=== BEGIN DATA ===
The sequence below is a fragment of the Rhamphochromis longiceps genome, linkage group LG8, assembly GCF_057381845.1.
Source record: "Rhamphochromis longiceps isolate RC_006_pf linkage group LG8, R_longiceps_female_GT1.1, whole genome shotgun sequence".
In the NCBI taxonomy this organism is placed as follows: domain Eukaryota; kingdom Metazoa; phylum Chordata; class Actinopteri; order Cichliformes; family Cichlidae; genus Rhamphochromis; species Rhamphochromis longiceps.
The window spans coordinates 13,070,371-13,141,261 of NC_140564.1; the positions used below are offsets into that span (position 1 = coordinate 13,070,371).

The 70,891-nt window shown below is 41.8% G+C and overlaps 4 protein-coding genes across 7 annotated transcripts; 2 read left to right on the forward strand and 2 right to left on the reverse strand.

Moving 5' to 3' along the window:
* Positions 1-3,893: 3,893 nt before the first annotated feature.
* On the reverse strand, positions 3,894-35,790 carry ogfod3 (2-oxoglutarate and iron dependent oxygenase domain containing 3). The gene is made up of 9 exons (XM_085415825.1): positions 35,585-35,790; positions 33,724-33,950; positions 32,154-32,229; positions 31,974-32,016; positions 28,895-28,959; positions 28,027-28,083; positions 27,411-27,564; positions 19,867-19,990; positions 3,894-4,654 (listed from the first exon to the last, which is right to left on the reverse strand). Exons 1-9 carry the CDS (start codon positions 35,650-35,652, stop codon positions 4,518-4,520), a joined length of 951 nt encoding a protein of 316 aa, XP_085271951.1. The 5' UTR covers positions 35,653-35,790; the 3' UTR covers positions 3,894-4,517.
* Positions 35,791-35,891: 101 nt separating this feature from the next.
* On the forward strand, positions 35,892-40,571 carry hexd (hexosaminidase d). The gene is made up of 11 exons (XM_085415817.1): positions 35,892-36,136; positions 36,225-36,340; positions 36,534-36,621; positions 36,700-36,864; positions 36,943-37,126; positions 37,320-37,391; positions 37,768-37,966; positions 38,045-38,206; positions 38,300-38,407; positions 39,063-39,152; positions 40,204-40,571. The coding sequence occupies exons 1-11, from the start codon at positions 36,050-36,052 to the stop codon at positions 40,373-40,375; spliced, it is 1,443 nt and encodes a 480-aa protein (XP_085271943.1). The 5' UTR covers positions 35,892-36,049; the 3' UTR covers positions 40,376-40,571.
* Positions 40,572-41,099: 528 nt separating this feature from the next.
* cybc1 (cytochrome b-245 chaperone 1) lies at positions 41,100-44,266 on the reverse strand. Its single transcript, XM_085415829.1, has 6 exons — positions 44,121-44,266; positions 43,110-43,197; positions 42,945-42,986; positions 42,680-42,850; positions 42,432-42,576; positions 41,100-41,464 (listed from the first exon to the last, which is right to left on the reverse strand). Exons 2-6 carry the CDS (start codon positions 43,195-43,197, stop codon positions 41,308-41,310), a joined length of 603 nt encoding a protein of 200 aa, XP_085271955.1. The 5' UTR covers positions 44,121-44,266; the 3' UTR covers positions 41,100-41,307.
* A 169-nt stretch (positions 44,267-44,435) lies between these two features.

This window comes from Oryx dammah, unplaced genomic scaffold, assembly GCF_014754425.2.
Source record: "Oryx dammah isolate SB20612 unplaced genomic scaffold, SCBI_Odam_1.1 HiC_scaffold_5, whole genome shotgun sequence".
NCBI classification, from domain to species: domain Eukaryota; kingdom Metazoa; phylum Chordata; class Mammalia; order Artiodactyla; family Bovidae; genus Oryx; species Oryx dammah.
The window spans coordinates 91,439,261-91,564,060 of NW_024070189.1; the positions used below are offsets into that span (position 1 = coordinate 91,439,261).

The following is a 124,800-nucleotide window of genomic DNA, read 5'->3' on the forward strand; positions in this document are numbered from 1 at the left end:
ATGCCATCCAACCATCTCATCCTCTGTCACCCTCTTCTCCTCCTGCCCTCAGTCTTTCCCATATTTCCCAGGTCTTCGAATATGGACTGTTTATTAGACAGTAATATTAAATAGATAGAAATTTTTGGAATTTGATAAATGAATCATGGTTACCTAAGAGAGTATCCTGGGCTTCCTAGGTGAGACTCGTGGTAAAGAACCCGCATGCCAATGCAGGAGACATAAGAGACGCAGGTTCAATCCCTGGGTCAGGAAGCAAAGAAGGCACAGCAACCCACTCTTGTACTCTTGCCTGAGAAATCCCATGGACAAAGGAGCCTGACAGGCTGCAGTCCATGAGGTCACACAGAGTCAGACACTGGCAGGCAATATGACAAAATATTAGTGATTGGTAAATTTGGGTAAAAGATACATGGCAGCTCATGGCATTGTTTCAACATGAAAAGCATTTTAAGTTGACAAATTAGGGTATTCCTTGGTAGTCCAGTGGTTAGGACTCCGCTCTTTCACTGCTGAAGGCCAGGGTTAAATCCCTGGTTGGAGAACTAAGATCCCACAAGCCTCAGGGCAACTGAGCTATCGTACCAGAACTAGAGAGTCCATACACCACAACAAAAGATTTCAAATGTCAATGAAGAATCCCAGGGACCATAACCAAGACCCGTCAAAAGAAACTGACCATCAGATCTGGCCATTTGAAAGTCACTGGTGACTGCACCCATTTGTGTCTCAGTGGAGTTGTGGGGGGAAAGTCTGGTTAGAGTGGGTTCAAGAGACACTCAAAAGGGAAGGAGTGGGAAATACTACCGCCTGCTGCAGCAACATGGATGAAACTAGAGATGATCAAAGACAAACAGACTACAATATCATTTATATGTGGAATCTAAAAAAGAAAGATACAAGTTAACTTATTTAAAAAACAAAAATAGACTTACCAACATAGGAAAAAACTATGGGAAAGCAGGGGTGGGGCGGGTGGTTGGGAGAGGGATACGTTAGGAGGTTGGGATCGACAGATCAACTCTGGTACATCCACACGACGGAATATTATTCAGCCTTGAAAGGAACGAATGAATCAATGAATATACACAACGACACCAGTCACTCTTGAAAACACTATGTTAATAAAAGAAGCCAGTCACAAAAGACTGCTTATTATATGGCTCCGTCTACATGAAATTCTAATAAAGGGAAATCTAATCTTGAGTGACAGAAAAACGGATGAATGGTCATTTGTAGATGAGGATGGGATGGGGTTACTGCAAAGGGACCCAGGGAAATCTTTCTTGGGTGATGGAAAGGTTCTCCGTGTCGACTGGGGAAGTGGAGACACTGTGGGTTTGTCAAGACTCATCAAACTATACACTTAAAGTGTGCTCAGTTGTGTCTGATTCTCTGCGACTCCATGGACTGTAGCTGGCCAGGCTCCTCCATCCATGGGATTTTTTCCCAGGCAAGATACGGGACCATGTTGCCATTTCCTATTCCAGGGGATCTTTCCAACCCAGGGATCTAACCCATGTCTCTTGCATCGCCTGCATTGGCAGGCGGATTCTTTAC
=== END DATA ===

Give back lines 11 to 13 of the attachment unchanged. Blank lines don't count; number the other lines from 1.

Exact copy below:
* Positions 40,572-41,099: 528 nt separating this feature from the next.
* cybc1 (cytochrome b-245 chaperone 1) lies at positions 41,100-44,266 on the reverse strand. Its single transcript, XM_085415829.1, has 6 exons — positions 44,121-44,266; positions 43,110-43,197; positions 42,945-42,986; positions 42,680-42,850; positions 42,432-42,576; positions 41,100-41,464 (listed from the first exon to the last, which is right to left on the reverse strand). Exons 2-6 carry the CDS (start codon positions 43,195-43,197, stop codon positions 41,308-41,310), a joined length of 603 nt encoding a protein of 200 aa, XP_085271955.1. The 5' UTR covers positions 44,121-44,266; the 3' UTR covers positions 41,100-41,307.
* A 169-nt stretch (positions 44,267-44,435) lies between these two features.